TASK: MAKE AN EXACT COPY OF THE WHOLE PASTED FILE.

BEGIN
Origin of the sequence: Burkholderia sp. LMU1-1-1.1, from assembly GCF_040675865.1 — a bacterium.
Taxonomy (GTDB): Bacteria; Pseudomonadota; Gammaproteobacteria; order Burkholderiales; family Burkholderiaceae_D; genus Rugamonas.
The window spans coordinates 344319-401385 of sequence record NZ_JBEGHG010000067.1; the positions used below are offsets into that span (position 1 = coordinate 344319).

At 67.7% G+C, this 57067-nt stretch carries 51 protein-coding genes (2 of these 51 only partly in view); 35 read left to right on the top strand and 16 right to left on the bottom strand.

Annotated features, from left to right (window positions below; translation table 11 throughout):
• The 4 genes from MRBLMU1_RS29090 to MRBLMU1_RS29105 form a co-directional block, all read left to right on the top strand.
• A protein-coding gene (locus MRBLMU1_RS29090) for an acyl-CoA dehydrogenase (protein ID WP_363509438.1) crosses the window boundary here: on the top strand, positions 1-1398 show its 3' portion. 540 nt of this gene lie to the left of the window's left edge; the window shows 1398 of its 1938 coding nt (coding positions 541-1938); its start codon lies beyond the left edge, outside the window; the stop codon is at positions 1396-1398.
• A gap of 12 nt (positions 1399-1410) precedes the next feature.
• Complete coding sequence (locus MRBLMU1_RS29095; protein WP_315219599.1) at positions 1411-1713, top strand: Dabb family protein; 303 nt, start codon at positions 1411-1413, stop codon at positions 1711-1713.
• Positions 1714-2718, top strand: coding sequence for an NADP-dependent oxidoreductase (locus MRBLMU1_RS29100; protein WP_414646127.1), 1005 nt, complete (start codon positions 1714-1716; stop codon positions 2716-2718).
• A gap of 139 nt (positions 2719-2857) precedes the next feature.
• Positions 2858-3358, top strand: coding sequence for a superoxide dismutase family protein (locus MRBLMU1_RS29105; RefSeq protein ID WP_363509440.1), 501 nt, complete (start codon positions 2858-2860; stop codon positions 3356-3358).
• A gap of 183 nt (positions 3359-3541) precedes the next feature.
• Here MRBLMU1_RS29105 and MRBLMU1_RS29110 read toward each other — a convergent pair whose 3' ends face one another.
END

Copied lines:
Origin of the sequence: Burkholderia sp. LMU1-1-1.1, from assembly GCF_040675865.1 — a bacterium.
Taxonomy (GTDB): Bacteria; Pseudomonadota; Gammaproteobacteria; order Burkholderiales; family Burkholderiaceae_D; genus Rugamonas.
The window spans coordinates 344319-401385 of sequence record NZ_JBEGHG010000067.1; the positions used below are offsets into that span (position 1 = coordinate 344319).

At 67.7% G+C, this 57067-nt stretch carries 51 protein-coding genes (2 of these 51 only partly in view); 35 read left to right on the top strand and 16 right to left on the bottom strand.

Annotated features, from left to right (window positions below; translation table 11 throughout):
• The 4 genes from MRBLMU1_RS29090 to MRBLMU1_RS29105 form a co-directional block, all read left to right on the top strand.
• A protein-coding gene (locus MRBLMU1_RS29090) for an acyl-CoA dehydrogenase (protein ID WP_363509438.1) crosses the window boundary here: on the top strand, positions 1-1398 show its 3' portion. 540 nt of this gene lie to the left of the window's left edge; the window shows 1398 of its 1938 coding nt (coding positions 541-1938); its start codon lies beyond the left edge, outside the window; the stop codon is at positions 1396-1398.
• A gap of 12 nt (positions 1399-1410) precedes the next feature.
• Complete coding sequence (locus MRBLMU1_RS29095; protein WP_315219599.1) at positions 1411-1713, top strand: Dabb family protein; 303 nt, start codon at positions 1411-1413, stop codon at positions 1711-1713.
• Positions 1714-2718, top strand: coding sequence for an NADP-dependent oxidoreductase (locus MRBLMU1_RS29100; protein WP_414646127.1), 1005 nt, complete (start codon positions 1714-1716; stop codon positions 2716-2718).
• A gap of 139 nt (positions 2719-2857) precedes the next feature.
• Positions 2858-3358, top strand: coding sequence for a superoxide dismutase family protein (locus MRBLMU1_RS29105; RefSeq protein ID WP_363509440.1), 501 nt, complete (start codon positions 2858-2860; stop codon positions 3356-3358).
• A gap of 183 nt (positions 3359-3541) precedes the next feature.
• Here MRBLMU1_RS29105 and MRBLMU1_RS29110 read toward each other — a convergent pair whose 3' ends face one another.